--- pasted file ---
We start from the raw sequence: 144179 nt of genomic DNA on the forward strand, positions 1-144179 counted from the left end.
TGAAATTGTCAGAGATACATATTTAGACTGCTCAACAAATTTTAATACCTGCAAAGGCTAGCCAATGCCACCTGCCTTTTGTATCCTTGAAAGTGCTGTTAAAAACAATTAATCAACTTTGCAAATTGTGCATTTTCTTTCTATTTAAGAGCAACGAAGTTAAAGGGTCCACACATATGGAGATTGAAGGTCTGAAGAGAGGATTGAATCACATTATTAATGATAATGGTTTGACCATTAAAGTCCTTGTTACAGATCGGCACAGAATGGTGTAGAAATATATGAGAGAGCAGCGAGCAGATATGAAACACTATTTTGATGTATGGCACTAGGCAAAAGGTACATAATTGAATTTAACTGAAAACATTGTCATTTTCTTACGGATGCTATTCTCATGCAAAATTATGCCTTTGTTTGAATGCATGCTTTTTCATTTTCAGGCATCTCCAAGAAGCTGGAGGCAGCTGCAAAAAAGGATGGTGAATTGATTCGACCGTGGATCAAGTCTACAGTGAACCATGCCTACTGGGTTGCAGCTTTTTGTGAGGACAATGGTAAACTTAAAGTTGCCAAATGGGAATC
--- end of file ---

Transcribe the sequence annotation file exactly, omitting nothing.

We start from the raw sequence: 144179 nt of genomic DNA on the forward strand, positions 1-144179 counted from the left end.
TGAAATTGTCAGAGATACATATTTAGACTGCTCAACAAATTTTAATACCTGCAAAGGCTAGCCAATGCCACCTGCCTTTTGTATCCTTGAAAGTGCTGTTAAAAACAATTAATCAACTTTGCAAATTGTGCATTTTCTTTCTATTTAAGAGCAACGAAGTTAAAGGGTCCACACATATGGAGATTGAAGGTCTGAAGAGAGGATTGAATCACATTATTAATGATAATGGTTTGACCATTAAAGTCCTTGTTACAGATCGGCACAGAATGGTGTAGAAATATATGAGAGAGCAGCGAGCAGATATGAAACACTATTTTGATGTATGGCACTAGGCAAAAGGTACATAATTGAATTTAACTGAAAACATTGTCATTTTCTTACGGATGCTATTCTCATGCAAAATTATGCCTTTGTTTGAATGCATGCTTTTTCATTTTCAGGCATCTCCAAGAAGCTGGAGGCAGCTGCAAAAAAGGATGGTGAATTGATTCGACCGTGGATCAAGTCTACAGTGAACCATGCCTACTGGGTTGCAGCTTTTTGTGAGGACAATGGTAAACTTAAAGTTGCCAAATGGGAATC